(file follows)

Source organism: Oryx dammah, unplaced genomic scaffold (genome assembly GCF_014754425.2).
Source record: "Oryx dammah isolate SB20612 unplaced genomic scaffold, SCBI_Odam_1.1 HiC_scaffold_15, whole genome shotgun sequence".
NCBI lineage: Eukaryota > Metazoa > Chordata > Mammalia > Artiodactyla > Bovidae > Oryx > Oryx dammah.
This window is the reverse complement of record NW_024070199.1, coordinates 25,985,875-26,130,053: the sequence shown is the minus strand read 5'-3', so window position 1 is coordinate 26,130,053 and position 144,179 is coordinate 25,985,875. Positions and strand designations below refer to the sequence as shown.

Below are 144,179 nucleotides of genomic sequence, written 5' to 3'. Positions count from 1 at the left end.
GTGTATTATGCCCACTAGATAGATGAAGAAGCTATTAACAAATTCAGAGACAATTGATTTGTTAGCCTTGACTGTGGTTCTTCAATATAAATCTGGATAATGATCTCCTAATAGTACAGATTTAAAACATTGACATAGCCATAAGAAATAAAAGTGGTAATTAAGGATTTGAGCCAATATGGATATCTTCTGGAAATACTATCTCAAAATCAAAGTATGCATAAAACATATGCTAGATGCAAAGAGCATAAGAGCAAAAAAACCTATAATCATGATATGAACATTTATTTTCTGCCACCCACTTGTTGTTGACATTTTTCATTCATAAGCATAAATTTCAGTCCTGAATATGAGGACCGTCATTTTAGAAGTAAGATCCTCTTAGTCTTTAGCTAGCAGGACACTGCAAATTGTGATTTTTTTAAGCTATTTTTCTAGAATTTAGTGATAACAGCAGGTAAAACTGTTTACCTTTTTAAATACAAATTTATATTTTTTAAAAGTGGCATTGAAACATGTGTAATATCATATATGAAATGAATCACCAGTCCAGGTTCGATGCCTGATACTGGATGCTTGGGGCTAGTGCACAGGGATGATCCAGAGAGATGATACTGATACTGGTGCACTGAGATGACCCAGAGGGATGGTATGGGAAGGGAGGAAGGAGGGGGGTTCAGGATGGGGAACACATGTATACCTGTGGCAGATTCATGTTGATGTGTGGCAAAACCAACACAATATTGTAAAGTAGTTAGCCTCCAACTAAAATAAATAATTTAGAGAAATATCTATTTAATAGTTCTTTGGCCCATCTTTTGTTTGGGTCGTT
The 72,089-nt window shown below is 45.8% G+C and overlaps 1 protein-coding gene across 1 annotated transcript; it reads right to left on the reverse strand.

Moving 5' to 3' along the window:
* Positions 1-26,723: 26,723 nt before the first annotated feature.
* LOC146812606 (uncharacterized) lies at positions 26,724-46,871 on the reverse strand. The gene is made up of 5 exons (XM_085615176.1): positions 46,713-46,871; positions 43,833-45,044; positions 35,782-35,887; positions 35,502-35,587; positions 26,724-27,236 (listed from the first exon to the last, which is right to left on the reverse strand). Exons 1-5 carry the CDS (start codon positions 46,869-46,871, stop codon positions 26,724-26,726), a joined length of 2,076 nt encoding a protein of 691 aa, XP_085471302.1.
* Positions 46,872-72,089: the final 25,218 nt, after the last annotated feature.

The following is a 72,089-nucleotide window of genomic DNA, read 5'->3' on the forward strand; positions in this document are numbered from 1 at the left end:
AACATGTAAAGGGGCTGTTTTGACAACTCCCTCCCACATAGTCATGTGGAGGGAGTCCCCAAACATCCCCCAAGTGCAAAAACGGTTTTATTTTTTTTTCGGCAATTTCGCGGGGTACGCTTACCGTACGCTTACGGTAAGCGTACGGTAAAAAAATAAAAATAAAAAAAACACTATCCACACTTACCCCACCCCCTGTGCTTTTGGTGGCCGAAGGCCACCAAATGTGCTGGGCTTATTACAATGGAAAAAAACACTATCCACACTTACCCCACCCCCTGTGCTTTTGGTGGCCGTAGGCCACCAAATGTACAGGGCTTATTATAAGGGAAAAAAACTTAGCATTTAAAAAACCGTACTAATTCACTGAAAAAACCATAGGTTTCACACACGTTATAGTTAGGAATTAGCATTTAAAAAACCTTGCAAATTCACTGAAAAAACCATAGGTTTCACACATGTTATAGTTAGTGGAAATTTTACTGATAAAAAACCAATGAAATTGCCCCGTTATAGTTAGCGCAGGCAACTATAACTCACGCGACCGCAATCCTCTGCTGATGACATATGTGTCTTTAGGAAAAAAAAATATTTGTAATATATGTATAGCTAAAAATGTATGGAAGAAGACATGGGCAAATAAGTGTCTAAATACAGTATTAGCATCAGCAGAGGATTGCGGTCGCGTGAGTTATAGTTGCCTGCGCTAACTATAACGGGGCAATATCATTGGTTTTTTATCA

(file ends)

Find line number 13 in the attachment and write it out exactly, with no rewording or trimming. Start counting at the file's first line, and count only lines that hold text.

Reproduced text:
AACATGTAAAGGGGCTGTTTTGACAACTCCCTCCCACATAGTCATGTGGAGGGAGTCCCCAAACATCCCCCAAGTGCAAAAACGGTTTTATTTTTTTTTCGGCAATTTCGCGGGGTACGCTTACCGTACGCTTACGGTAAGCGTACGGTAAAAAAATAAAAATAAAAAAAACACTATCCACACTTACCCCACCCCCTGTGCTTTTGGTGGCCGAAGGCCACCAAATGTGCTGGGCTTATTACAATGGAAAAAAACACTATCCACACTTACCCCACCCCCTGTGCTTTTGGTGGCCGTAGGCCACCAAATGTACAGGGCTTATTATAAGGGAAAAAAACTTAGCATTTAAAAAACCGTACTAATTCACTGAAAAAACCATAGGTTTCACACACGTTATAGTTAGGAATTAGCATTTAAAAAACCTTGCAAATTCACTGAAAAAACCATAGGTTTCACACATGTTATAGTTAGTGGAAATTTTACTGATAAAAAACCAATGAAATTGCCCCGTTATAGTTAGCGCAGGCAACTATAACTCACGCGACCGCAATCCTCTGCTGATGACATATGTGTCTTTAGGAAAAAAAAATATTTGTAATATATGTATAGCTAAAAATGTATGGAAGAAGACATGGGCAAATAAGTGTCTAAATACAGTATTAGCATCAGCAGAGGATTGCGGTCGCGTGAGTTATAGTTGCCTGCGCTAACTATAACGGGGCAATATCATTGGTTTTTTATCA